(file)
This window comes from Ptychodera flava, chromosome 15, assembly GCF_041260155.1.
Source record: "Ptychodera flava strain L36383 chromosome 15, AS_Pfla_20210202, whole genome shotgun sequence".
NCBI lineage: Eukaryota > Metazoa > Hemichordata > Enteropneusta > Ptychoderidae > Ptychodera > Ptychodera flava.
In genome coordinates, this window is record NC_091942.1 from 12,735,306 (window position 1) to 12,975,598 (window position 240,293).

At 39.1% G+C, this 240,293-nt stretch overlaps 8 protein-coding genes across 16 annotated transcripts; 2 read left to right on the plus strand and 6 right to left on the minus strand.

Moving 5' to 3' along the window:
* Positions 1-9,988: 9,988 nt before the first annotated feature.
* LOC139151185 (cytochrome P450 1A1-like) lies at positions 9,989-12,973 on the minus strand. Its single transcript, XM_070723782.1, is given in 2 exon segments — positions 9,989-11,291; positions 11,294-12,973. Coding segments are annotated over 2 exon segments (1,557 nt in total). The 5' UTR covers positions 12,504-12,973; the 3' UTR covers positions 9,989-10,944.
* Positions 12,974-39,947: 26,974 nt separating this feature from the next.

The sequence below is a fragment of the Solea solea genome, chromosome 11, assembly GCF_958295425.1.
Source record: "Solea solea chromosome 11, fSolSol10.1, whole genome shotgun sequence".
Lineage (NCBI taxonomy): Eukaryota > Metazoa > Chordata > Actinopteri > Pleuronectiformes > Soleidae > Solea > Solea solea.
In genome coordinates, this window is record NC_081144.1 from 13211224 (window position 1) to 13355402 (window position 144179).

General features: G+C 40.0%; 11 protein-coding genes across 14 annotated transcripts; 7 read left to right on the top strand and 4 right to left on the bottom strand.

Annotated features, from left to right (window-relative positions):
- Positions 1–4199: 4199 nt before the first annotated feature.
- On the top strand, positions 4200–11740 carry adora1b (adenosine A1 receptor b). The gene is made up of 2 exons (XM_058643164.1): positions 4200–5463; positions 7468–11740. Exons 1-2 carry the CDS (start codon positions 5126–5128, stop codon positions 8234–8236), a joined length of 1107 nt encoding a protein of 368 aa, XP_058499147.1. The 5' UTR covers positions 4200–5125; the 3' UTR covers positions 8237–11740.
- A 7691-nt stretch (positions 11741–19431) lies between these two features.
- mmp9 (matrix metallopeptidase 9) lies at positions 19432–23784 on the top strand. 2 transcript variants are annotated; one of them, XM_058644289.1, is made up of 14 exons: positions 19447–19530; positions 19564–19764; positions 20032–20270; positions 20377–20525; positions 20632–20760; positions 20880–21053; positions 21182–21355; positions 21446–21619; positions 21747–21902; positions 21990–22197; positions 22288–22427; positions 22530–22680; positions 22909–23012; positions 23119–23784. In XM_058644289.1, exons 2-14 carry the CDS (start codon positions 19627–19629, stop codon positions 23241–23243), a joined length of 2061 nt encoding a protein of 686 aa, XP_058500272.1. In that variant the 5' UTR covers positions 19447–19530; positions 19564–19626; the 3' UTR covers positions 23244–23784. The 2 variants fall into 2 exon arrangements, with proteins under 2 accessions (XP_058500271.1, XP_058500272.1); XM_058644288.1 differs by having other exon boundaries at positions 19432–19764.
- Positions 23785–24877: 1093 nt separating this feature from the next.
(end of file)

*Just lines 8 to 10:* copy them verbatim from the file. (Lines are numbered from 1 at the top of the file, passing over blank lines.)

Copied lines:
* LOC139151185 (cytochrome P450 1A1-like) lies at positions 9,989-12,973 on the minus strand. Its single transcript, XM_070723782.1, is given in 2 exon segments — positions 9,989-11,291; positions 11,294-12,973. Coding segments are annotated over 2 exon segments (1,557 nt in total). The 5' UTR covers positions 12,504-12,973; the 3' UTR covers positions 9,989-10,944.
* Positions 12,974-39,947: 26,974 nt separating this feature from the next.

The sequence below is a fragment of the Solea solea genome, chromosome 11, assembly GCF_958295425.1.